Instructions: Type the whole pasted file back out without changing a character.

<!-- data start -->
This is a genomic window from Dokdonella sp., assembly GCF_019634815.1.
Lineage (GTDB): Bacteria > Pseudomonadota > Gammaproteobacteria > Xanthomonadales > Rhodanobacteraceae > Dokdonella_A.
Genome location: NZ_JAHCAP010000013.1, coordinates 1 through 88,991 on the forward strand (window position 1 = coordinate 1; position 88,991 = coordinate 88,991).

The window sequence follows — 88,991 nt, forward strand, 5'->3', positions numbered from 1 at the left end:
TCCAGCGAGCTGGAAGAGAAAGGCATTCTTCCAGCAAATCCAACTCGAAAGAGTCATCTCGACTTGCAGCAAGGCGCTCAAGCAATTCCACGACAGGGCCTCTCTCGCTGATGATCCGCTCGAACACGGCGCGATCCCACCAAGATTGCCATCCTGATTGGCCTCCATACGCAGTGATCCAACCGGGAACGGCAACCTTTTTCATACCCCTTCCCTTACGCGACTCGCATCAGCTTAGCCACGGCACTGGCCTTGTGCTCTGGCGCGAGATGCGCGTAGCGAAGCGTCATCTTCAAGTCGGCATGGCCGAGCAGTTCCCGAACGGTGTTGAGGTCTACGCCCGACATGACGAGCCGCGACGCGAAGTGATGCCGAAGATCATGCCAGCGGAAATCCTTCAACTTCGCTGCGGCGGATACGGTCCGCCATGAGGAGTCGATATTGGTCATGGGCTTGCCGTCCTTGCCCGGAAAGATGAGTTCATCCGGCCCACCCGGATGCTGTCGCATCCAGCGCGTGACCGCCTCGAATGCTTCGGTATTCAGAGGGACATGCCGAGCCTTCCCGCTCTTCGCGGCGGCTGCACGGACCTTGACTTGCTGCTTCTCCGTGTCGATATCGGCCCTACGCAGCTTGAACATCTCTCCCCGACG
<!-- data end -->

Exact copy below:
This is a genomic window from Dokdonella sp., assembly GCF_019634815.1.
Lineage (GTDB): Bacteria > Pseudomonadota > Gammaproteobacteria > Xanthomonadales > Rhodanobacteraceae > Dokdonella_A.
Genome location: NZ_JAHCAP010000013.1, coordinates 1 through 88,991 on the forward strand (window position 1 = coordinate 1; position 88,991 = coordinate 88,991).

The window sequence follows — 88,991 nt, forward strand, 5'->3', positions numbered from 1 at the left end:
TCCAGCGAGCTGGAAGAGAAAGGCATTCTTCCAGCAAATCCAACTCGAAAGAGTCATCTCGACTTGCAGCAAGGCGCTCAAGCAATTCCACGACAGGGCCTCTCTCGCTGATGATCCGCTCGAACACGGCGCGATCCCACCAAGATTGCCATCCTGATTGGCCTCCATACGCAGTGATCCAACCGGGAACGGCAACCTTTTTCATACCCCTTCCCTTACGCGACTCGCATCAGCTTAGCCACGGCACTGGCCTTGTGCTCTGGCGCGAGATGCGCGTAGCGAAGCGTCATCTTCAAGTCGGCATGGCCGAGCAGTTCCCGAACGGTGTTGAGGTCTACGCCCGACATGACGAGCCGCGACGCGAAGTGATGCCGAAGATCATGCCAGCGGAAATCCTTCAACTTCGCTGCGGCGGATACGGTCCGCCATGAGGAGTCGATATTGGTCATGGGCTTGCCGTCCTTGCCCGGAAAGATGAGTTCATCCGGCCCACCCGGATGCTGTCGCATCCAGCGCGTGACCGCCTCGAATGCTTCGGTATTCAGAGGGACATGCCGAGCCTTCCCGCTCTTCGCGGCGGCTGCACGGACCTTGACTTGCTGCTTCTCCGTGTCGATATCGGCCCTACGCAGCTTGAACATCTCTCCCCGACG